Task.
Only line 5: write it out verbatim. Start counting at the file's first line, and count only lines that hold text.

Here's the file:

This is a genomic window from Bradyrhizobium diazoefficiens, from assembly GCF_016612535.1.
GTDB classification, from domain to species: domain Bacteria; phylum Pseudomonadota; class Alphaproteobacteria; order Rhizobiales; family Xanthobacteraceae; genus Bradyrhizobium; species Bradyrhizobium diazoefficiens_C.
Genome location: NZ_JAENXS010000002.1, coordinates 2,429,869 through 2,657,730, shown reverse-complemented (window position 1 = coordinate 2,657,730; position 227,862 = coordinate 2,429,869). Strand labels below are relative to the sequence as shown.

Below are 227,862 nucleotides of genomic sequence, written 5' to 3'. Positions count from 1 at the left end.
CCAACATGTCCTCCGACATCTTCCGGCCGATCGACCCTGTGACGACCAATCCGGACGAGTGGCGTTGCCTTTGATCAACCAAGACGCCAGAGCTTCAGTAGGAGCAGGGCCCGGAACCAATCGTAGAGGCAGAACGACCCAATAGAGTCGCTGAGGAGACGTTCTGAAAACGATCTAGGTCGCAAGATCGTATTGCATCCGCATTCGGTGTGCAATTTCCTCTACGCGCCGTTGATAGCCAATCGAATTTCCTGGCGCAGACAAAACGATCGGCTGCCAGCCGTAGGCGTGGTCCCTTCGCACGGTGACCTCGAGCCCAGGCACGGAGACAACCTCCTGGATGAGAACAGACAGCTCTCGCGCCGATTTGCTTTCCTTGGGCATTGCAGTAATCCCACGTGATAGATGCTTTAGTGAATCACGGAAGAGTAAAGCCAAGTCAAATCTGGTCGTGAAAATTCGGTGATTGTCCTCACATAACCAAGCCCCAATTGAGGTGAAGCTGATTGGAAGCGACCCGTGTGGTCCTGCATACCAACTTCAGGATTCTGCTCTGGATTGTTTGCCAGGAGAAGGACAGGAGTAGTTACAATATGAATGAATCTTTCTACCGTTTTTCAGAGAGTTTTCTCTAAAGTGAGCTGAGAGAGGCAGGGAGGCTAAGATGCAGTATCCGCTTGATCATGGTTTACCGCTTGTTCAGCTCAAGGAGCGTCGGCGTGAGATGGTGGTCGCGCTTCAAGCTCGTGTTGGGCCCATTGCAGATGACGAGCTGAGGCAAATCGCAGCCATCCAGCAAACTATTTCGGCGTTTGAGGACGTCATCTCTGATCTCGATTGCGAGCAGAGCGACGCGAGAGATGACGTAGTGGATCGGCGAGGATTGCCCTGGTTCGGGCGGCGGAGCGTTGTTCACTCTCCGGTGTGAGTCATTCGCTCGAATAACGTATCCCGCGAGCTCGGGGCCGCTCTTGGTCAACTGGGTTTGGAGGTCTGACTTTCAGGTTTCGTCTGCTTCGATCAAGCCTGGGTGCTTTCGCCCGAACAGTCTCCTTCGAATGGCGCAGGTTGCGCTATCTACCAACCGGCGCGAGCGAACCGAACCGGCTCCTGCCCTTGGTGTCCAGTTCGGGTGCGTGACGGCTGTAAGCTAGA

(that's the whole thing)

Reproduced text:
CCAACATGTCCTCCGACATCTTCCGGCCGATCGACCCTGTGACGACCAATCCGGACGAGTGGCGTTGCCTTTGATCAACCAAGACGCCAGAGCTTCAGTAGGAGCAGGGCCCGGAACCAATCGTAGAGGCAGAACGACCCAATAGAGTCGCTGAGGAGACGTTCTGAAAACGATCTAGGTCGCAAGATCGTATTGCATCCGCATTCGGTGTGCAATTTCCTCTACGCGCCGTTGATAGCCAATCGAATTTCCTGGCGCAGACAAAACGATCGGCTGCCAGCCGTAGGCGTGGTCCCTTCGCACGGTGACCTCGAGCCCAGGCACGGAGACAACCTCCTGGATGAGAACAGACAGCTCTCGCGCCGATTTGCTTTCCTTGGGCATTGCAGTAATCCCACGTGATAGATGCTTTAGTGAATCACGGAAGAGTAAAGCCAAGTCAAATCTGGTCGTGAAAATTCGGTGATTGTCCTCACATAACCAAGCCCCAATTGAGGTGAAGCTGATTGGAAGCGACCCGTGTGGTCCTGCATACCAACTTCAGGATTCTGCTCTGGATTGTTTGCCAGGAGAAGGACAGGAGTAGTTACAATATGAATGAATCTTTCTACCGTTTTTCAGAGAGTTTTCTCTAAAGTGAGCTGAGAGAGGCAGGGAGGCTAAGATGCAGTATCCGCTTGATCATGGTTTACCGCTTGTTCAGCTCAAGGAGCGTCGGCGTGAGATGGTGGTCGCGCTTCAAGCTCGTGTTGGGCCCATTGCAGATGACGAGCTGAGGCAAATCGCAGCCATCCAGCAAACTATTTCGGCGTTTGAGGACGTCATCTCTGATCTCGATTGCGAGCAGAGCGACGCGAGAGATGACGTAGTGGATCGGCGAGGATTGCCCTGGTTCGGGCGGCGGAGCGTTGTTCACTCTCCGGTGTGAGTCATTCGCTCGAATAACGTATCCCGCGAGCTCGGGGCCGCTCTTGGTCAACTGGGTTTGGAGGTCTGACTTTCAGGTTTCGTCTGCTTCGATCAAGCCTGGGTGCTTTCGCCCGAACAGTCTCCTTCGAATGGCGCAGGTTGCGCTATCTACCAACCGGCGCGAGCGAACCGAACCGGCTCCTGCCCTTGGTGTCCAGTTCGGGTGCGTGACGGCTGTAAGCTAGA